News / Europe

    Costa Concordia Inches Upward as Salvage Continues

    The capsized cruise liner Costa Concordia lies on its side during the "parbuckling" operation next to Giglio Island. Sept. 16, 2013.
    The capsized cruise liner Costa Concordia lies on its side during the "parbuckling" operation next to Giglio Island. Sept. 16, 2013.
    Reuters
    Salvage crews shifted the wrecked Costa Concordia cruise ship slowly off a rock shelf on Monday in a painstaking process that looked set to continue into the early hours of the morning.
     
    The most complex and costly salvage operation of its kind ever attempted began at 9 a.m. (0700 GMT) on the Italian island of Giglio after a three-hour delay due to an overnight storm, and progress was slower than originally estimated.
     
    Still on its side, the flank of the ship was entirely off the rock shelf and raised far enough out of the sea to reveal a dirty brown water mark staining the white hull.
     
    “The ship is reacting very well because it's rotating in a uniform fashion, which is what we expected but it's a pleasure to see it confirmed,” said Franco Porcellacchia, leader of Costa Cruise's technical team.

    • The damaged side of the capsized cruise liner Costa Concordia is visible after the ship was righted outside Giglio harbor, Italy, Sept. 17, 2013.
    • The damaged side of the capsized cruise liner Costa Concordia is visible after the ship was righted outside Giglio harbor, Italy, Sept. 17, 2013.
    • The damaged side of the capsized cruise liner Costa Concordia is visible after the ship was righted outside Giglio harbor, Italy, Sept. 17, 2013.
    • The damaged side of the capsized cruise liner Costa Concordia is visible after the ship was righted outside Giglio harbor, Italy, Sept. 17, 2013.
    • The capsized Costa Concordia cruise liner is pictured after the start of the operation to tilt the ship upright outside Giglio harbor, Italy, Sept. 16, 2013.
    • People look on as the capsized cruise liner Costa Concordia lies on its side next to Giglio Island, Italy, Sept. 16, 2013.
    • The Costa Concordia ship lies on its side near the Tuscan Island of Giglio, Italy, Sept. 16, 2013.
    • A ferry boat sails in front of the Costa Concordia ship lying on its side near the Tuscan Island of Giglio, Italy, Sept. 16, 2013.

    The Concordia was carrying more than 4,000 people went it hit rocks off Giglio on Jan. 13, 2012 and capsized with the loss of 32 lives. Two bodies have yet to be recovered and underwater cameras failed to find any sign of them as darkness fell and searchlights lit up the port.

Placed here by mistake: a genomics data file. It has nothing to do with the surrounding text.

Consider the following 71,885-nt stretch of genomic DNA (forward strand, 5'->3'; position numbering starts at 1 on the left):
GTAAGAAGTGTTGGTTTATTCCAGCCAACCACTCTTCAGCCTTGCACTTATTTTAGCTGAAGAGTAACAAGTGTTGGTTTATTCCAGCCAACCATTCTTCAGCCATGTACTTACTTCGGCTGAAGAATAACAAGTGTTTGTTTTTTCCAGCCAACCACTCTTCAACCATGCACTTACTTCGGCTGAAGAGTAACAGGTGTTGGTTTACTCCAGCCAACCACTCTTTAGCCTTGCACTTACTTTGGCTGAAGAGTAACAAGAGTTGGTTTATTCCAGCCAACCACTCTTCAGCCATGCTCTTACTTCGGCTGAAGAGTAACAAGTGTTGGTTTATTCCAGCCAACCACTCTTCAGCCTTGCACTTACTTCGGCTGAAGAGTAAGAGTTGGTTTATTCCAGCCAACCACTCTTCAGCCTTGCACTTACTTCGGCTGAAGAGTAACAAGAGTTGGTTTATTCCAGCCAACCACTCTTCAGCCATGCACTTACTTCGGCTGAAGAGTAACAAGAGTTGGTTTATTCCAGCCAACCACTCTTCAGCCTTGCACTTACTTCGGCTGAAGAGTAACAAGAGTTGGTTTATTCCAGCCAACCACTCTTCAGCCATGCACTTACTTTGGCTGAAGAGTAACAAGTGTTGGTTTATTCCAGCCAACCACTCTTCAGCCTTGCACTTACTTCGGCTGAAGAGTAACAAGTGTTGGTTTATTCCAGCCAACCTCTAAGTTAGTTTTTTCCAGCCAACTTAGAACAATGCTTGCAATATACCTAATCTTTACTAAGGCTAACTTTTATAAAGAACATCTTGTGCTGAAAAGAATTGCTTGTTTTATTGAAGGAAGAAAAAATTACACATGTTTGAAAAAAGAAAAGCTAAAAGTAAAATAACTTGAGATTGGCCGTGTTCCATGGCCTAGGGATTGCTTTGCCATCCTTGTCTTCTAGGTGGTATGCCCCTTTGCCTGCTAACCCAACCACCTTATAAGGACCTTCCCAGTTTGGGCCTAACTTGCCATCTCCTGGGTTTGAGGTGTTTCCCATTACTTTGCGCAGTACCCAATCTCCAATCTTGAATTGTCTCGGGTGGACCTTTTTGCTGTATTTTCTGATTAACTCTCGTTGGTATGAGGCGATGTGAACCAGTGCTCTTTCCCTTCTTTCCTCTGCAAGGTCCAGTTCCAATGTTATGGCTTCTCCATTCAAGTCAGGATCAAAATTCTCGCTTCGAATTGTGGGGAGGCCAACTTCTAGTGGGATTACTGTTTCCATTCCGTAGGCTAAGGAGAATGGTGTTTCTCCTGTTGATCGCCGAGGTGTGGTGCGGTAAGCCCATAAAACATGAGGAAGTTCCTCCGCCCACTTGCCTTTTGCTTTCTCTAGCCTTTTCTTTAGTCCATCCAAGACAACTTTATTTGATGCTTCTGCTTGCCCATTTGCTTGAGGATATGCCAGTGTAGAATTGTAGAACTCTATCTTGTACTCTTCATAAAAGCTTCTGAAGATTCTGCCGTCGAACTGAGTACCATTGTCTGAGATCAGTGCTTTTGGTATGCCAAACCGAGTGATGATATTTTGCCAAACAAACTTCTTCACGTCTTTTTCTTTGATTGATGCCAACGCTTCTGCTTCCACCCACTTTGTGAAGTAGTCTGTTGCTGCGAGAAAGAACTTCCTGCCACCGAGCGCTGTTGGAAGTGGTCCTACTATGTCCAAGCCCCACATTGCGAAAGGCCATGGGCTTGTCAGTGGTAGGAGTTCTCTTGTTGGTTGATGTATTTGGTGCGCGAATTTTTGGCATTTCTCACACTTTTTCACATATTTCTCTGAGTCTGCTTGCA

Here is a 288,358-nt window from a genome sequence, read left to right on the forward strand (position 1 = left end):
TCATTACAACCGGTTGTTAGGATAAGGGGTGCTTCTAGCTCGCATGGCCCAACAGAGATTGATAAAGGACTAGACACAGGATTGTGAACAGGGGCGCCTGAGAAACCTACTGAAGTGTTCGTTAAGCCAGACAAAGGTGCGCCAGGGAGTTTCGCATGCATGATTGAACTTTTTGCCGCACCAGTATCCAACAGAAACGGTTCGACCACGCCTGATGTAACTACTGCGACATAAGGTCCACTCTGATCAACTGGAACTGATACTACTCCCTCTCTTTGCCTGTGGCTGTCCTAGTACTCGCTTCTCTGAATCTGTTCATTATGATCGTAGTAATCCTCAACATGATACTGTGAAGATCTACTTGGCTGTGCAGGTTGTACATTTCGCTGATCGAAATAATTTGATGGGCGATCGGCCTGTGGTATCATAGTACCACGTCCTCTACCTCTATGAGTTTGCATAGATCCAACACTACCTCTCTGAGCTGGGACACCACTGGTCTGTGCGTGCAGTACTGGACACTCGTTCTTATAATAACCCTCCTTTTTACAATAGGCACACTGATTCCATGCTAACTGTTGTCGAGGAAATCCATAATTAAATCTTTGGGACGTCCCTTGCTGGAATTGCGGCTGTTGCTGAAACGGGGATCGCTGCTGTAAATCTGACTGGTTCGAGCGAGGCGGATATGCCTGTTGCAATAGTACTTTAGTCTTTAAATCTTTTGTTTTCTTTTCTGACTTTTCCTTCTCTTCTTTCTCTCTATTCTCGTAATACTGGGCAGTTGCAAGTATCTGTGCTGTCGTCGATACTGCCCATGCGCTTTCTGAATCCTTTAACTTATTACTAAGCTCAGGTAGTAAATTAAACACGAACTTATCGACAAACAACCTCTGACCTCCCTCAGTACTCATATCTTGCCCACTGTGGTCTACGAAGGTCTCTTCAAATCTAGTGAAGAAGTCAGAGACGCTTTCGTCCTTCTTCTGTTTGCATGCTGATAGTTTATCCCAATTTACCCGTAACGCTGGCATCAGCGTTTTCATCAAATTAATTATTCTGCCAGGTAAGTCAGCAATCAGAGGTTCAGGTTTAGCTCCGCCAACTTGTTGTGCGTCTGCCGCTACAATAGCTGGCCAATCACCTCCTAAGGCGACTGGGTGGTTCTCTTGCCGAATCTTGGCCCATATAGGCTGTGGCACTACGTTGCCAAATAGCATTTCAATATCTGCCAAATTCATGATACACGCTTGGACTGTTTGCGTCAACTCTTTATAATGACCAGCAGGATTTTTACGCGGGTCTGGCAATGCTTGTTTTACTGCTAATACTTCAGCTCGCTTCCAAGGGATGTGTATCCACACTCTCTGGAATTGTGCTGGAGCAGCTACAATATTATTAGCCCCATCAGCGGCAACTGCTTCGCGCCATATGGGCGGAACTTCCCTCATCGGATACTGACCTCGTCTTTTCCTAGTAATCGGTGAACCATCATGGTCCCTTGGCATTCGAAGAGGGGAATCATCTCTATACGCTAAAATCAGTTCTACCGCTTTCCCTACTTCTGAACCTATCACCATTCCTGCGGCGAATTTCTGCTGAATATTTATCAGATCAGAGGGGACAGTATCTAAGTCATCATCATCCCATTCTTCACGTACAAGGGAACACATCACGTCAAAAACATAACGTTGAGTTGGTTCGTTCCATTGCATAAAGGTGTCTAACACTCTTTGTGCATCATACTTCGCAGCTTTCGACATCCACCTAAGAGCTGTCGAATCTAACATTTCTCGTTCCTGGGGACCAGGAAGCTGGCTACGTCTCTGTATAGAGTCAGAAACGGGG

“They must still be under the keel of the Concordia and I hope after this finally they will have a grave [their families] can cry over,” said Luciano Castro, a 49-year-old journalist who was on the ship when it sank.
     
    In contrast to the accident, a catalog of mishap and misjudgement over which the Concordia's captain Francesco Schettino faces multiple charges, the salvage operation has so far been a tightly coordinated engineering feat.
     
    At a cost estimated at more than 600 million euros ($795 million), it is expected to be the most expensive maritime wreck recovery, accounting for more than half of an overall insurance loss of more than $1.1 billion.
     
    The so-called “parbuckling” operation will see the 114,500-ton vessel slowly rotated upright using a series of huge jacks and cables prior to be towed away and broken up for scrap, probably next spring.
     
    Italy's Civil Protection Authority said work would probably continue until dawn. Engineers said they were satisfied with progress and not concerned about the time.
     
    Mountain on the Seabed
     
    A multinational team of 500 salvage engineers has been on Giglio for most of the past year, stabilizing the wreck and preparing for the lifting operation, which has never been attempted on such a large vessel in such conditions.
     
    “We have done parbuckling before but never on a location like this,” Nick Sloane, the South African engineer coordinating the recovery for contractor Titan Salvage, told Reuters.
     
    “She is on the side of a mountain on the seabed, balanced on two reefs and she is a really large ship - she's three football fields long, a hundred thousand tons plus ... So it's never been done on this scale,” he said.
     
    A series of 11 towers with hydraulic mechanisms controlling 205-kg (450 lb) cables under the ship and attached to its side slowly rotated the vessel, aiming to place it on six specially built platforms drilled into the granite rock bed.
     
    As the sunken side of the vessel inched out of the water, engineers eased the pressure from the cables, preparing for a second phase, when huge tanks fixed to the ship's exposed side begin filling with water, using the effect of gravity to pull the ship vertical.
     
    Oil booms surround the vessel to intercept waste water and oil trapped in the ship, but no significant environmental damage was observed in the first hours of the operation.
     
    Once the Concordia is upright, salvage teams will spend a months stabilizing it and preparing for it to be re-floated with the aid of additional giant buoyancy tanks before it is towed away for scrap.
     
    Marine insurers who have to calculate the cost of covering a new breed of large cargo and cruise vessels have been watching progress closely, as any problems could have a significant impact on future insurance contracts.
     
    On Giglio, locals were hoping the ship which has given their Tuscan holiday island global fame would soon be gone.
     
    Giancarlo Farni, who said he was one of the first rescuers on the scene, said: “I saw it sink and now I want to see it brought upright and taken away.”

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